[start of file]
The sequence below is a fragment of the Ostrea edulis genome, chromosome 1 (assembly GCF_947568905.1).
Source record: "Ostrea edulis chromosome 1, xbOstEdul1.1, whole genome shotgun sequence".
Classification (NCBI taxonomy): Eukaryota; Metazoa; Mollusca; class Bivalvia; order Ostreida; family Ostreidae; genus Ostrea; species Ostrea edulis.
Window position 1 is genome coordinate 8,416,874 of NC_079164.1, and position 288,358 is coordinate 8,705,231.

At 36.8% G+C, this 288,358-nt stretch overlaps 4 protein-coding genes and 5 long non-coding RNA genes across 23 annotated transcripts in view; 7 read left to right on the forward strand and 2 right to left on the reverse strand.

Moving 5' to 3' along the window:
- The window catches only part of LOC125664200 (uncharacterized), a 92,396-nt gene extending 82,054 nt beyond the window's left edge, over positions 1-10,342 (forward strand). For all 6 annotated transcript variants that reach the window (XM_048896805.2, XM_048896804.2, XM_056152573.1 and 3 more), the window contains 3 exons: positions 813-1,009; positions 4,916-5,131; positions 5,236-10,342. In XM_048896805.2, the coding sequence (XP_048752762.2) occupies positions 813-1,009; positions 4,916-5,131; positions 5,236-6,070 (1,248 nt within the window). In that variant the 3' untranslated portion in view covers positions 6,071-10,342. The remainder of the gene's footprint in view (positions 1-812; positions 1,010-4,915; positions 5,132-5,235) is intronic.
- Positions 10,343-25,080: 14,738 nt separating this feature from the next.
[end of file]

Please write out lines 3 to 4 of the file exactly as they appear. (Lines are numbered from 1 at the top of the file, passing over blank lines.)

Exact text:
Classification (NCBI taxonomy): Eukaryota; Metazoa; Mollusca; class Bivalvia; order Ostreida; family Ostreidae; genus Ostrea; species Ostrea edulis.
Window position 1 is genome coordinate 8,416,874 of NC_079164.1, and position 288,358 is coordinate 8,705,231.